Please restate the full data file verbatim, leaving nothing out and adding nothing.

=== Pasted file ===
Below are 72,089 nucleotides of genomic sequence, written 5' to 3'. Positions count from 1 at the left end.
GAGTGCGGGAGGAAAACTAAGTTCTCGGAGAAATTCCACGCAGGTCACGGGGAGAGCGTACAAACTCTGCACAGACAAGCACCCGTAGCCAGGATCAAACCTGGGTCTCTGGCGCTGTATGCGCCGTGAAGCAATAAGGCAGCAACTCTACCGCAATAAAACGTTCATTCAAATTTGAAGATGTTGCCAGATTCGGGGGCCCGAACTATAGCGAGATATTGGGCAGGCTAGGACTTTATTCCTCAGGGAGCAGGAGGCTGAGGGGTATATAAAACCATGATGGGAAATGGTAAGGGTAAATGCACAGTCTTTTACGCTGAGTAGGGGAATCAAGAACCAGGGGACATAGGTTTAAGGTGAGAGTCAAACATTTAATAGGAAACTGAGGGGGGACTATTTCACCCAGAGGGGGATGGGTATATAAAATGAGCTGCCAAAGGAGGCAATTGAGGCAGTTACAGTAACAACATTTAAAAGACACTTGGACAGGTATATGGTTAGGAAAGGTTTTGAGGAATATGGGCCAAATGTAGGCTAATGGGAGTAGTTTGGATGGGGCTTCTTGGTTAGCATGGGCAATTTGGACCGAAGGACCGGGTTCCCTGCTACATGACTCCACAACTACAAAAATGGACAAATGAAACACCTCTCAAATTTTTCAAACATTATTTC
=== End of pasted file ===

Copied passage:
Below are 72,089 nucleotides of genomic sequence, written 5' to 3'. Positions count from 1 at the left end.
GAGTGCGGGAGGAAAACTAAGTTCTCGGAGAAATTCCACGCAGGTCACGGGGAGAGCGTACAAACTCTGCACAGACAAGCACCCGTAGCCAGGATCAAACCTGGGTCTCTGGCGCTGTATGCGCCGTGAAGCAATAAGGCAGCAACTCTACCGCAATAAAACGTTCATTCAAATTTGAAGATGTTGCCAGATTCGGGGGCCCGAACTATAGCGAGATATTGGGCAGGCTAGGACTTTATTCCTCAGGGAGCAGGAGGCTGAGGGGTATATAAAACCATGATGGGAAATGGTAAGGGTAAATGCACAGTCTTTTACGCTGAGTAGGGGAATCAAGAACCAGGGGACATAGGTTTAAGGTGAGAGTCAAACATTTAATAGGAAACTGAGGGGGGACTATTTCACCCAGAGGGGGATGGGTATATAAAATGAGCTGCCAAAGGAGGCAATTGAGGCAGTTACAGTAACAACATTTAAAAGACACTTGGACAGGTATATGGTTAGGAAAGGTTTTGAGGAATATGGGCCAAATGTAGGCTAATGGGAGTAGTTTGGATGGGGCTTCTTGGTTAGCATGGGCAATTTGGACCGAAGGACCGGGTTCCCTGCTACATGACTCCACAACTACAAAAATGGACAAATGAAACACCTCTCAAATTTTTCAAACATTATTTC